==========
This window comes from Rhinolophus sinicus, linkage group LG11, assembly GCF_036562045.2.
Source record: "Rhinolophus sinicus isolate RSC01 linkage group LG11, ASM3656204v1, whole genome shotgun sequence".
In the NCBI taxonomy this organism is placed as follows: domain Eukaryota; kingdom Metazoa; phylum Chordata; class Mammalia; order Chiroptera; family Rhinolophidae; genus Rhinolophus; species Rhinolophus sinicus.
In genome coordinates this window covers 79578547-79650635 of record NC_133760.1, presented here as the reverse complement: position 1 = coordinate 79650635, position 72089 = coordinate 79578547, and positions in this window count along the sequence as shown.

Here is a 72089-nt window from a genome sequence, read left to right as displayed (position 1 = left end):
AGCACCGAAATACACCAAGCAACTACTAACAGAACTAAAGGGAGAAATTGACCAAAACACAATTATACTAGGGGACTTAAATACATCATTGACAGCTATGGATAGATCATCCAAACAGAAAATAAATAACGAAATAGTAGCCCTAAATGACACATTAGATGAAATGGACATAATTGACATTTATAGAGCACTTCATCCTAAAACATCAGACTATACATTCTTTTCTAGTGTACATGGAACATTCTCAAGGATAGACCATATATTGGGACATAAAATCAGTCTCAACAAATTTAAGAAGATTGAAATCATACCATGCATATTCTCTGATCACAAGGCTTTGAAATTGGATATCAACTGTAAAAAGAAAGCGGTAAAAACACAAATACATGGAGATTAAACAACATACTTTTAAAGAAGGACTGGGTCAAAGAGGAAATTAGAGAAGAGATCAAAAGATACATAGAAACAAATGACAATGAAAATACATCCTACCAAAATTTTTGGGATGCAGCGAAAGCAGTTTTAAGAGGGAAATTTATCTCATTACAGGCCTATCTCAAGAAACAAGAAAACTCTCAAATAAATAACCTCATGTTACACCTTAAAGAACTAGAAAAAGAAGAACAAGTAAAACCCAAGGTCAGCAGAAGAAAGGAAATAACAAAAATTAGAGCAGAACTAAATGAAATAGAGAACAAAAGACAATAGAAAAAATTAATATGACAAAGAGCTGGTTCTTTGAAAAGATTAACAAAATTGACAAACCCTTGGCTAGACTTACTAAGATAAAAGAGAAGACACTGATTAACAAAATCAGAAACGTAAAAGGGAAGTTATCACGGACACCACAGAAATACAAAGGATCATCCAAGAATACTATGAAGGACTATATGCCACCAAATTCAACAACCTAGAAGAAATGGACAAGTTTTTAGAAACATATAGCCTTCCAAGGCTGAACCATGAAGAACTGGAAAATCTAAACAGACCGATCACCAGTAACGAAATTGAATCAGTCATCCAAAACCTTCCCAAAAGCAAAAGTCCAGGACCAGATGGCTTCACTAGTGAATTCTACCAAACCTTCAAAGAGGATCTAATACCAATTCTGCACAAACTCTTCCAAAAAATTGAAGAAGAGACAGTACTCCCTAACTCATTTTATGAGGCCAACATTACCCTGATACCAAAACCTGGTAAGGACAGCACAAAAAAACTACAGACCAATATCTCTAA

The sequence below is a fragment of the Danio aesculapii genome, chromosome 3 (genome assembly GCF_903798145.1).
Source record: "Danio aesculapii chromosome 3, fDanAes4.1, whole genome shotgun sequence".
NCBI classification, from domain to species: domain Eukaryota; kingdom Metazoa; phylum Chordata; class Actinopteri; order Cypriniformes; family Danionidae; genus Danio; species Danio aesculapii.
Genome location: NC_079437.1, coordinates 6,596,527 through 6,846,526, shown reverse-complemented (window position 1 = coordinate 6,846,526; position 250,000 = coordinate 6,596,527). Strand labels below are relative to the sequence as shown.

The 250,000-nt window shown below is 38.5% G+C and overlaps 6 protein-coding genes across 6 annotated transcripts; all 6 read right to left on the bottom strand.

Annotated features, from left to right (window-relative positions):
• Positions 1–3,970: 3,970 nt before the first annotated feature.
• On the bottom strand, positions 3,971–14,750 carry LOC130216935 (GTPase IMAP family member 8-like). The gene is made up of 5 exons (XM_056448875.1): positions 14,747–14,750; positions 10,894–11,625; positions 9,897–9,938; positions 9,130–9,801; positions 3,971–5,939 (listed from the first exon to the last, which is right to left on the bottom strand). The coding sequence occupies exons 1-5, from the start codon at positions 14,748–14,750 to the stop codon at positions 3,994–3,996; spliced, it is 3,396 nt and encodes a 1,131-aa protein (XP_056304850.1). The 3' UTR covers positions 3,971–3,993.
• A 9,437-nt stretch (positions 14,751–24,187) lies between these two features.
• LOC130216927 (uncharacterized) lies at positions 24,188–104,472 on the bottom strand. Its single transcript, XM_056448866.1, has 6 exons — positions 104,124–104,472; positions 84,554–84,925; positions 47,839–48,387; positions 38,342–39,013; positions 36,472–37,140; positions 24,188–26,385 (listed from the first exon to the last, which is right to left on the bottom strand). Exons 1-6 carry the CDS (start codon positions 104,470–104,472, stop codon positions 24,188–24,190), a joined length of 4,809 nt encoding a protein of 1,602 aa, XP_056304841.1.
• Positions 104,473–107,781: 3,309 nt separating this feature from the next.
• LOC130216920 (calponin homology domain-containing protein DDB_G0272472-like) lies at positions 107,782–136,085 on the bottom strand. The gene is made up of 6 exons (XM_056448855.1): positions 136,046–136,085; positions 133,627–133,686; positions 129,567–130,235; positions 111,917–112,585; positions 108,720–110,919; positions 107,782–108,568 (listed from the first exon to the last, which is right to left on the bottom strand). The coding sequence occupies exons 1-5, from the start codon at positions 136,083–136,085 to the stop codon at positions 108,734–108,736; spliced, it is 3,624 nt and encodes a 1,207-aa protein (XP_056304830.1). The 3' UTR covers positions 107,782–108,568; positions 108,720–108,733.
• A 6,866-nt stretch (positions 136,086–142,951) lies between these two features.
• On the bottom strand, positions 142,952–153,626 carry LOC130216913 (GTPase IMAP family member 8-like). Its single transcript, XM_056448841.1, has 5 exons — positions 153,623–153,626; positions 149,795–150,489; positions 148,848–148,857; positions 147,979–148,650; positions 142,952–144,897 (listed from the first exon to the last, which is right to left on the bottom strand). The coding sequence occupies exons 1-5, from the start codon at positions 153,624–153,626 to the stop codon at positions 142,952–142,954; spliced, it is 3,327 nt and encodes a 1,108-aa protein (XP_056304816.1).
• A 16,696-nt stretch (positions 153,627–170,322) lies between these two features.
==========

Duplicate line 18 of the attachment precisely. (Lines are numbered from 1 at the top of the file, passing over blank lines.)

• LOC130216920 (calponin homology domain-containing protein DDB_G0272472-like) lies at positions 107,782–136,085 on the bottom strand. The gene is made up of 6 exons (XM_056448855.1): positions 136,046–136,085; positions 133,627–133,686; positions 129,567–130,235; positions 111,917–112,585; positions 108,720–110,919; positions 107,782–108,568 (listed from the first exon to the last, which is right to left on the bottom strand). The coding sequence occupies exons 1-5, from the start codon at positions 136,083–136,085 to the stop codon at positions 108,734–108,736; spliced, it is 3,624 nt and encodes a 1,207-aa protein (XP_056304830.1). The 3' UTR covers positions 107,782–108,568; positions 108,720–108,733.